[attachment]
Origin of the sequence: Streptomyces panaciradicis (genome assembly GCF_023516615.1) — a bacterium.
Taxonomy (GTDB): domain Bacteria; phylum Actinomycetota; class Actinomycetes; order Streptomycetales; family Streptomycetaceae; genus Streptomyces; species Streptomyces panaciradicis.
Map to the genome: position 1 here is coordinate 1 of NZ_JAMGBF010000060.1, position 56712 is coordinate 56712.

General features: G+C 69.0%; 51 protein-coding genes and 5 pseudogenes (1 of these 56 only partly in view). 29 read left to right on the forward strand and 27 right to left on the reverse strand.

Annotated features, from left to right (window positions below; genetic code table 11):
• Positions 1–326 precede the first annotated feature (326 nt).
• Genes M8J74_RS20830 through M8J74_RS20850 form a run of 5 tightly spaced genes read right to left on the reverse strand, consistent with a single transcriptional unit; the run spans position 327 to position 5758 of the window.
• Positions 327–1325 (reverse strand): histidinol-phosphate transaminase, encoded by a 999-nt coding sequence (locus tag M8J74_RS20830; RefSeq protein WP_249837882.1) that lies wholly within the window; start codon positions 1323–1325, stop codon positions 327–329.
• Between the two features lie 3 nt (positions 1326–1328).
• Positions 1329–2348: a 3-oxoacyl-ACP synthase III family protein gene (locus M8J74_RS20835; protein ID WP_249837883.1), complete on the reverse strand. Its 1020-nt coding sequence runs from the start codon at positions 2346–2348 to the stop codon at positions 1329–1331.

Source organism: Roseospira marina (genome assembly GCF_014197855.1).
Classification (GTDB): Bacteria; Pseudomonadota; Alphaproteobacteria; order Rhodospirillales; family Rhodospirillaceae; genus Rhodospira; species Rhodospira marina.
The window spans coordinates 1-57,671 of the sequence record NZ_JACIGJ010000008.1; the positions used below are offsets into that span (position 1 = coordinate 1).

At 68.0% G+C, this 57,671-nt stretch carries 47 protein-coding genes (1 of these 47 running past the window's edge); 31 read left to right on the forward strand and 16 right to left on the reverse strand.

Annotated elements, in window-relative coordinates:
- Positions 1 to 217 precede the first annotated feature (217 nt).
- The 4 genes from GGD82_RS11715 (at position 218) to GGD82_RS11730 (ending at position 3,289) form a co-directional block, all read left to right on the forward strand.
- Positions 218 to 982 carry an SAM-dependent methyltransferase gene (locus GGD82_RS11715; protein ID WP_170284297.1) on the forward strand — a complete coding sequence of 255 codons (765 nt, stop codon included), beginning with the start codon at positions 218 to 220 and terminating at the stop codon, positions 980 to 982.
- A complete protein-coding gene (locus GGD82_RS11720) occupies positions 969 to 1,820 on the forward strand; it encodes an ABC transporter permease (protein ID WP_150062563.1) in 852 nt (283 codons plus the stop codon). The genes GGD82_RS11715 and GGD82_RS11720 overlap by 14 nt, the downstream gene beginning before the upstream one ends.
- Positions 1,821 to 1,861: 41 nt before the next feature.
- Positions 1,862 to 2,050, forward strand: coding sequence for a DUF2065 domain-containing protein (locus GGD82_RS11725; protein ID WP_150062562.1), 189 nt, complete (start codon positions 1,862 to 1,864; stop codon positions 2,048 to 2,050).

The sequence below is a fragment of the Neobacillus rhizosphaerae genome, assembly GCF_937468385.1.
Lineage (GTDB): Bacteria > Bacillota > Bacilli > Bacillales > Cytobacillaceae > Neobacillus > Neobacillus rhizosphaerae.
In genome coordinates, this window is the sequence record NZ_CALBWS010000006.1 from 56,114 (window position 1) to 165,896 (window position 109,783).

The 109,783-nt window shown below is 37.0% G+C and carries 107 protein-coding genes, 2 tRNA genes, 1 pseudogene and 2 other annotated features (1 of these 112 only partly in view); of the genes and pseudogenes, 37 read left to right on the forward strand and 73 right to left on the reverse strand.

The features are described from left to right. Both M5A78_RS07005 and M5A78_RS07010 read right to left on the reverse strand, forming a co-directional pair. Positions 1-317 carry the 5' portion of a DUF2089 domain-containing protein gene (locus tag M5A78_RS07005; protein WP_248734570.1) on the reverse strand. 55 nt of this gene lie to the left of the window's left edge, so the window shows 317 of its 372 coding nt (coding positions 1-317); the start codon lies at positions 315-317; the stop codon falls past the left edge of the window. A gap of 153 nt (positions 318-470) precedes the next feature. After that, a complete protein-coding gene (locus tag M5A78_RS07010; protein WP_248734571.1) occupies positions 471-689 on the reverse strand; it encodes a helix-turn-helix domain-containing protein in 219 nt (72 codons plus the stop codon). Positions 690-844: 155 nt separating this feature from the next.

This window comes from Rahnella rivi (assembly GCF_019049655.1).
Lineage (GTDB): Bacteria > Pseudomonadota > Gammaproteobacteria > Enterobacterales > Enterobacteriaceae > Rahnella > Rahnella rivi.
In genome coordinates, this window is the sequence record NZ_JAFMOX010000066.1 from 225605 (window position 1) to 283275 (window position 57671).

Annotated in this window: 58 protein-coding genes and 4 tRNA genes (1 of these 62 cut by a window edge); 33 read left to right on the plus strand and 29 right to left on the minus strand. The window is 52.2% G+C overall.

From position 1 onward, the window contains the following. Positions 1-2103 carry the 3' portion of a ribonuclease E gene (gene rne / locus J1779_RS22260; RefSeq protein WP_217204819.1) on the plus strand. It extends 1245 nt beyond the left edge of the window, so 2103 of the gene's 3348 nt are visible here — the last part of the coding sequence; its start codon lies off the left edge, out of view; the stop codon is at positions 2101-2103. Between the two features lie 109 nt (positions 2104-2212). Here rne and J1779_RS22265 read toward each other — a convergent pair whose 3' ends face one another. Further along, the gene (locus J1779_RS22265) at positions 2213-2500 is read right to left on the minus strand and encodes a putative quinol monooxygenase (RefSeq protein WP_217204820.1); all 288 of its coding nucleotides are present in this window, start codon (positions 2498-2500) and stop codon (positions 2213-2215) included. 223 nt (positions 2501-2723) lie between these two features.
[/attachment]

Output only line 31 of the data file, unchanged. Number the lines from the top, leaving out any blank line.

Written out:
From position 1 onward, the window contains the following. Positions 1-2103 carry the 3' portion of a ribonuclease E gene (gene rne / locus J1779_RS22260; RefSeq protein WP_217204819.1) on the plus strand. It extends 1245 nt beyond the left edge of the window, so 2103 of the gene's 3348 nt are visible here — the last part of the coding sequence; its start codon lies off the left edge, out of view; the stop codon is at positions 2101-2103. Between the two features lie 109 nt (positions 2104-2212). Here rne and J1779_RS22265 read toward each other — a convergent pair whose 3' ends face one another. Further along, the gene (locus J1779_RS22265) at positions 2213-2500 is read right to left on the minus strand and encodes a putative quinol monooxygenase (RefSeq protein WP_217204820.1); all 288 of its coding nucleotides are present in this window, start codon (positions 2498-2500) and stop codon (positions 2213-2215) included. 223 nt (positions 2501-2723) lie between these two features.